An intelligent, sympathetic portrait that challenges popular views of the Howe family.



Historian Flavell reappraises the careers of two maligned British commanders in the Revolutionary War and shows how female relatives tried to burnish the men’s reputations.

In “the first whole-family history of the Howes,” the author focuses on the brothers Gen. William Howe, Richard Admiral Lord Howe, and, to a lesser degree, Brig. Gen. George Howe, who was killed near Fort Ticonderoga in the Seven Years’ War. With 10 offspring, the Howes’ aristocratic parents favored “the rather heartless tradition of recycling the dynastic names of dead children.” The early chapters move slowly as Flavell introduces generations of Georges and Sophias and Charlottes and remote events such as the War of Jenkins’ Ear. After 100 or so pages, as the Revolutionary War nears, the narrative gains—and retains—a momentum that effectively turns a group biography into a swiftly paced history of the war and its aftermath, when the public vilified William and Richard for their strategic missteps but later restored them to high esteem. Flavell balances accounts of battles in America with tales of how well-connected Howe women in England tried to advance the brothers’ careers in the press and elsewhere. In 1774, their sister made a noteworthy effort when she tried—over games of chess with Benjamin Franklin—to help Richard find a peaceful alternative to the looming war. Throughout, the author rebuts—sometimes convincingly—common views of the Howes, including that as commander of the British land forces in America, William showed “at the least profound character and professional flaws and, at worst, a conspiratorial ambition to promote the Howes and their quest to save the empire.” Flavell also labels as “probably not true” the rumors that William had a distracting affair with Elizabeth Lloyd Loring. The author offers much for historians to argue about and plenty for patient readers to enjoy.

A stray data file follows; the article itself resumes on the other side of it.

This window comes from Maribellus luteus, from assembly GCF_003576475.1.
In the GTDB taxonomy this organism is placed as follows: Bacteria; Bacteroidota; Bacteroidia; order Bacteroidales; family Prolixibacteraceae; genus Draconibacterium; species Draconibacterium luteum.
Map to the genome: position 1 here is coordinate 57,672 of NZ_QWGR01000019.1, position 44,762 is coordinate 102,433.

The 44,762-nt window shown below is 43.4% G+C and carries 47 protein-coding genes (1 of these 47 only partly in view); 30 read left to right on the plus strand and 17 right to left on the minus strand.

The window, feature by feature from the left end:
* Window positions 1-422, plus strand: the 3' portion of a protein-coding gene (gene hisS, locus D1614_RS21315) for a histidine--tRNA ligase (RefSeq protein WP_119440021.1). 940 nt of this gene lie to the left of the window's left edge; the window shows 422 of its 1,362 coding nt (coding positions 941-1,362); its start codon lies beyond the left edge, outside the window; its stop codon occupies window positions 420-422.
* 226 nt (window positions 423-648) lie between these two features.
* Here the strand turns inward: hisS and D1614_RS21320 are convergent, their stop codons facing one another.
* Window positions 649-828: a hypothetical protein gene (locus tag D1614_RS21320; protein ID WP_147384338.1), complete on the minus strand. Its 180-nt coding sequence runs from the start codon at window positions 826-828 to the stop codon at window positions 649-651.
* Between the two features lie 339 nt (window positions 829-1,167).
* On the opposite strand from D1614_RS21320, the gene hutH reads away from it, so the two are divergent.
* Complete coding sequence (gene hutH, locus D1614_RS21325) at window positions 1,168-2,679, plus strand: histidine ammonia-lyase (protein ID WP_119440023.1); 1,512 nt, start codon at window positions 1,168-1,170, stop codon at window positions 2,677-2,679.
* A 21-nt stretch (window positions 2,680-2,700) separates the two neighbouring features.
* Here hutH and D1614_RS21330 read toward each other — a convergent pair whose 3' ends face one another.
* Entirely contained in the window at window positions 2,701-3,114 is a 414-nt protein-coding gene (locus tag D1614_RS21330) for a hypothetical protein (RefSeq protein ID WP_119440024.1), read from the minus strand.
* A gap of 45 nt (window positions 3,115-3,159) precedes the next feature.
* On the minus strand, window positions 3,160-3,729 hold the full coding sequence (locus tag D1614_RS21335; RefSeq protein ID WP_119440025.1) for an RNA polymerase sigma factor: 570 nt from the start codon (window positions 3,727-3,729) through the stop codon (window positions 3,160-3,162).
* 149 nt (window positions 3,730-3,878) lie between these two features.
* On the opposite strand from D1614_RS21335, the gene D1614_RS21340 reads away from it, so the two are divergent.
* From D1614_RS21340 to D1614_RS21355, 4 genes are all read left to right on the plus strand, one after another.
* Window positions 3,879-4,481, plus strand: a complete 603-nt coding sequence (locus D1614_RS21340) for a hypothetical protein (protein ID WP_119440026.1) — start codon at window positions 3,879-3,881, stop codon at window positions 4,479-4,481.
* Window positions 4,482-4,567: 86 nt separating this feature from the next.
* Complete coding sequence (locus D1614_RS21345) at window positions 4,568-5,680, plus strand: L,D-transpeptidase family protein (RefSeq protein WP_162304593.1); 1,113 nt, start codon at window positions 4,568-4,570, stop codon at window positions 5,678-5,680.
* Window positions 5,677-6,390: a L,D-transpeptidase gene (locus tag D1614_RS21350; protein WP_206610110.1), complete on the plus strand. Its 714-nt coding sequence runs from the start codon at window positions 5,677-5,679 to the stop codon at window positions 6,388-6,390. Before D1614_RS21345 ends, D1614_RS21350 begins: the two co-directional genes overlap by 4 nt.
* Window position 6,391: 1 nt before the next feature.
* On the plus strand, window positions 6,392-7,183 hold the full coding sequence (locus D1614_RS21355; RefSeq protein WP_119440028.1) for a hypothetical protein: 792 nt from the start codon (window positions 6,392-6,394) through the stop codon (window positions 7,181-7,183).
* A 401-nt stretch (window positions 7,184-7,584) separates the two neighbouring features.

An intelligent, sympathetic portrait that challenges popular views of the Howe family.

Pub Date: July 20, 2021

ISBN: 978-1-63149-061-3

Page Count: 496

Publisher: Liveright/Norton

Review Posted Online: May 4, 2021

Kirkus Reviews Issue: May 15, 2021

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This moving, potent testament might have been titled “Black Lives Matter.” Or: “An American Tragedy.”

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The powerful story of a father’s past and a son’s future.